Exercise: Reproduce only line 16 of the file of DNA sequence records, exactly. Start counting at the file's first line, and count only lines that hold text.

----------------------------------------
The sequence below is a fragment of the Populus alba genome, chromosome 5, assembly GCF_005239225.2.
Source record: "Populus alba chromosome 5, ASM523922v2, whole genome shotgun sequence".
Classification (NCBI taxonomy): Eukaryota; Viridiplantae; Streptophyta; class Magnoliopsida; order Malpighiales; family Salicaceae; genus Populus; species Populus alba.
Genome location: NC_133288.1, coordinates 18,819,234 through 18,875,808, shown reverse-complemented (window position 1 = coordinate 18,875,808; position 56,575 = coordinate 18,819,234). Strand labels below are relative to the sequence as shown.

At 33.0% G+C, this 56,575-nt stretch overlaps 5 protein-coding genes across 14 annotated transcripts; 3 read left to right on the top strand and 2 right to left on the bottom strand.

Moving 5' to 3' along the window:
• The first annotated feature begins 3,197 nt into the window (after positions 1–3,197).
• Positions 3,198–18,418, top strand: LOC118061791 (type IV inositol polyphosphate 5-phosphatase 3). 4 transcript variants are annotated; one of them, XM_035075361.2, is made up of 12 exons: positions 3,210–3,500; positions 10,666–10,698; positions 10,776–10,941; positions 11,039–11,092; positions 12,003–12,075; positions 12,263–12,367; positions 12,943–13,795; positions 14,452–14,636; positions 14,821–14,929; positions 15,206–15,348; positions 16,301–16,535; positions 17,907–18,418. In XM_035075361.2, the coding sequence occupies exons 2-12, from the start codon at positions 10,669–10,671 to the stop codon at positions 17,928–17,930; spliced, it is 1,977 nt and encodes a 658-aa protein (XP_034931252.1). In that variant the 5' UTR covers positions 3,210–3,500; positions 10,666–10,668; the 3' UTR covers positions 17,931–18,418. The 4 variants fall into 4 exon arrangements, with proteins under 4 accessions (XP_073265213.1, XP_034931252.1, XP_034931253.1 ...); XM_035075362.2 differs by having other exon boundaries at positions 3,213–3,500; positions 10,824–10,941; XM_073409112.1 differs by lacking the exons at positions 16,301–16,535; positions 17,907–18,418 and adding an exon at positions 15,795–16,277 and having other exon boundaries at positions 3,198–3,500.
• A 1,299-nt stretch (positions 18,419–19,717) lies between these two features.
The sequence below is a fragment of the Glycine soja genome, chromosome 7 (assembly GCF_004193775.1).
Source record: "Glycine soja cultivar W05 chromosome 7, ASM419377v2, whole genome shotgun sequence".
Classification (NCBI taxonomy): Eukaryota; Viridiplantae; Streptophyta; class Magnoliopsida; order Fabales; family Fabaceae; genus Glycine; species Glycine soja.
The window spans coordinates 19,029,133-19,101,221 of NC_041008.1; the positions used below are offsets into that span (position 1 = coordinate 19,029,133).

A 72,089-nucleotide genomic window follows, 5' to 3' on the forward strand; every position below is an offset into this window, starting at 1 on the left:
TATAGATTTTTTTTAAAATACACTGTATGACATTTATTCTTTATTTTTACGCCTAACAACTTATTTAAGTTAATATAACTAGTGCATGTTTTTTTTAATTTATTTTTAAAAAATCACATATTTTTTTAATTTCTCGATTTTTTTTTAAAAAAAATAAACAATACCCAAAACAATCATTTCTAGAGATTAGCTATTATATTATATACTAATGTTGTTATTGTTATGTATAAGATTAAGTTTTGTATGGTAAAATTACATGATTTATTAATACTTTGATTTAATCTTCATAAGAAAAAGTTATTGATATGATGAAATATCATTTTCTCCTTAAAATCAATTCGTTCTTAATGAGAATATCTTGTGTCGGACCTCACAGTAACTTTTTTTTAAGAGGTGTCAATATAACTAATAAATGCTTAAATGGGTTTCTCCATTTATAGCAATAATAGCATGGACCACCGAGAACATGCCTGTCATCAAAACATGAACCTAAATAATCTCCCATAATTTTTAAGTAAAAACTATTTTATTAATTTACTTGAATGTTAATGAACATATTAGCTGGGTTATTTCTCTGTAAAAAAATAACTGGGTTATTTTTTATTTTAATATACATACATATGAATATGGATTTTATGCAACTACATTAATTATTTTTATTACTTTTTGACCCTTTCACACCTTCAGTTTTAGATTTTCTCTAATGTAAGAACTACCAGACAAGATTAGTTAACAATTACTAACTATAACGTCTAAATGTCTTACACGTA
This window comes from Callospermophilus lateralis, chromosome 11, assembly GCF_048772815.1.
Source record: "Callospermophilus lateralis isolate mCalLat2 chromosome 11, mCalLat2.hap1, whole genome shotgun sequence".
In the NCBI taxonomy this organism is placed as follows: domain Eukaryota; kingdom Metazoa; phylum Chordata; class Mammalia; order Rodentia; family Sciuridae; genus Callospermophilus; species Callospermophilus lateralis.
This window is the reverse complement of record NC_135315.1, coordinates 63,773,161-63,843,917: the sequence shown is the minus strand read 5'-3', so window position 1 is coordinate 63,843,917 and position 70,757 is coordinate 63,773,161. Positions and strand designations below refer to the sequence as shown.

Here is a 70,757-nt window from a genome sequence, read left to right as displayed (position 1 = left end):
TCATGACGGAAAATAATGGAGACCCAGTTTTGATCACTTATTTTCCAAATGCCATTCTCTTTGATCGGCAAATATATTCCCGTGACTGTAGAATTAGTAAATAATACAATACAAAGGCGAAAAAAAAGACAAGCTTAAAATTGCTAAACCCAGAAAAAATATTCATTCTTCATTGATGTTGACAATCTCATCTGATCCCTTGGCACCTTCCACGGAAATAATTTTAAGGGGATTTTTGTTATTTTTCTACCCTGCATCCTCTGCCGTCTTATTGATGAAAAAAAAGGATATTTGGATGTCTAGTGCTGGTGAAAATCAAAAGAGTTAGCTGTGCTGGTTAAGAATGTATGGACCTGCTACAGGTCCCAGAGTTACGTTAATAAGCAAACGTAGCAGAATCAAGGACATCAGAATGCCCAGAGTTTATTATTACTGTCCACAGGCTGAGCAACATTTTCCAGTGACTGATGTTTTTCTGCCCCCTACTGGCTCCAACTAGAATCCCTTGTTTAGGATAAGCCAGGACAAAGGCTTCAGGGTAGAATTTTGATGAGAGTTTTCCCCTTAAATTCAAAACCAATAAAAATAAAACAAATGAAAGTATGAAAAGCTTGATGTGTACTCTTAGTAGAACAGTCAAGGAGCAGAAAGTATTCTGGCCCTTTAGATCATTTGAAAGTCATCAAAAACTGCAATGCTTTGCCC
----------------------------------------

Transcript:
This window comes from Callospermophilus lateralis, chromosome 11, assembly GCF_048772815.1.